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“Three Chords and the truth” … and playing the game in country music

Tech. Sgt. Jeff Valentine, U.S. Air Force Central Expeditionary Band steel guitarist and vocalist, allows Afghan children to play his intrusment at the Egyptian Hospital, Bagram Airfield, Afghanistan, April 20, 2011. (U.S. Air Force photo by Senior Airman Sheila deVera)

Tech. Sgt. Jeff Valentine, U.S. Air Force Central Expeditionary Band steel guitarist and vocalist, allows Afghan children to play his intrusment at the Egyptian Hospital, Bagram Airfield, Afghanistan, April 20, 2011. (U.S. Air Force photo by Senior Airman Sheila deVera)

PETERSON AIR FORCE BASE, Colo. -- While having lunch with the bassist from the U.S. Air Force Academy Band's country band "Wild Blue Country" and the pianist from rock group "Blue Steel" it came to my attention that both groups are covering the same song. "We Are Never Ever Getting Back Together" is a country/pop crossover by Taylor Swift that is currently topping charts. Just how does a popular country song top international pop charts and get played by a rock band? I conducted an interview with one of the senior members of Wild Blue Country, steel guitar player Tech. Sgt. Jeff Valentine to find out.

Tech. Sgt. Jeff Valentine hales from Denton, Texas, and to the chagrin of stereotypes, never listened to country music growing up.

"I was into the rock of the day: Metallica, Pearl Jam, I even liked good rap," he said of his high school days. This all changed when the talented trombone player attended North Texas State and joined the prestigious One O'clock Jazz Band. From here, jazz took over his taste. He describes a cycle of musical tastes that musicians go through: "As young people, we typically have a fascination with technique and difficult music. In time, this gives way to the simple joy from a well written song." This is how he thinks of country today.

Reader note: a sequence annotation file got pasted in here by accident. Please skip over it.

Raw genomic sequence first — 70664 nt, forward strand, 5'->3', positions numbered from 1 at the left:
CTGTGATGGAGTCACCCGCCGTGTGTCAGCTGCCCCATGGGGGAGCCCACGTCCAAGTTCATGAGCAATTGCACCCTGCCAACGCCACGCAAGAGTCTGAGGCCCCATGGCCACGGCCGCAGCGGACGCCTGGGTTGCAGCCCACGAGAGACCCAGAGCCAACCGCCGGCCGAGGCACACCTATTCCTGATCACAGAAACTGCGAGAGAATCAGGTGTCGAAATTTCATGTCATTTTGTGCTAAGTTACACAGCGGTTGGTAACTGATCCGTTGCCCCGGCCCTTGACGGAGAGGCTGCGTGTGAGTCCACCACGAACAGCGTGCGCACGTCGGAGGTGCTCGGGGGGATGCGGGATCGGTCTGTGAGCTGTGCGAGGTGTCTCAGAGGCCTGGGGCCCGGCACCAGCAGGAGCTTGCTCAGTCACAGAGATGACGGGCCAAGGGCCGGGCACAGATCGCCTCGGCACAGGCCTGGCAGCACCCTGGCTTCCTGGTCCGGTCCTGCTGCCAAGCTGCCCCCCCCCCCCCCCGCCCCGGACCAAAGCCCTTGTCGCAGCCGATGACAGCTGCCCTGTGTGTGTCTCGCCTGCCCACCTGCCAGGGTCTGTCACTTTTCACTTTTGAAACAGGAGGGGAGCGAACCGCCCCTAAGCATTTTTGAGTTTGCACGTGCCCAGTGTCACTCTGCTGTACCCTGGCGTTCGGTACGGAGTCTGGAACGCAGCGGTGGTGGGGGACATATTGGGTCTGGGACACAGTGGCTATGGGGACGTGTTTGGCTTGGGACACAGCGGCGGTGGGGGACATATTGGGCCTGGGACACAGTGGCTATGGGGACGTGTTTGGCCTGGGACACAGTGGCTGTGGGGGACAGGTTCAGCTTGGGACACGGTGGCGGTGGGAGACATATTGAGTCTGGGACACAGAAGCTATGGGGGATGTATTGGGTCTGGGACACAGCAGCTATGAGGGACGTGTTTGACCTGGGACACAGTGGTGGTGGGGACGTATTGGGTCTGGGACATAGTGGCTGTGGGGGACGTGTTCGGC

Upon joining the Academy Band in 2003, Valentine played trombone in the Falconaires jazz band. Shortly after, he stepped up to play slide guitar for Wild Blue Country. It was in this group that he came to know and love the greats of modern country music: Alan Jackson, Brad Paisley and many others. He compares modern country music to Cuban traditional music. "In, let's say Cha-Cha, where is it today? The standard parts played by traditional Cuban musicians are no longer present. However, there are representations of these roots in other instruments like the drum set."

He uses the expression, "Things that don't fit, but sound good" to describe how the evolution of modern country music has occurred. In its early days, country was described as "Three chords and the truth" by legendary songwriter Harlan Howard. How did we get from someone like Hank Williams singing with a guitar to Taylor Swift singing over "house beats" and dancing on stage with choreography and special effects?

"It's adaptations like these that have helped country become the most popular music in the world today," said Valentine. Groups like Rascal Flatts and Taylor Swift have brought country-tinged music to a much larger audience than ever before. "The main difference," he says, "is that in country, the songs are still strong. I like music to deliver a message, a story, to take the audience somewhere."

This is certainly still true of country today. Whereas pop music relies heavily on high production values and media collaboration, at the end of the day, a good country song can still be sung around a campfire with a guitar.

Of his steel guitar playing, Valentine said, "I play what the music needs, not what I want. Sometimes the best option is to not play at all."

This attitude has earned him respect and success in every musical venture he is a part of today. It is open-mindedness like this that allows the musicians from Wild Blue Country and Blue Steel to cover music from other styles and make it work.

"You either play the game or you don't" he says. "When you go to concerts, no one's closing their eyes. You have to play to the younger audience and what they want is a visual, aural and social experience."

Drawing on a mindset like this, he and the other members of Wild Blue Country can guarantee a consistently inspiring performance with the skill and flexibility to reach any audience in their constant support of the U.S. Air Force Academy.

For information about Wild Blue Country, the USAFA Band, and The Air Force Academy, visit: http://www.usafacademyband.af.mil/ensembles/BandEnsembleBio.asp?EnsembleID=122.

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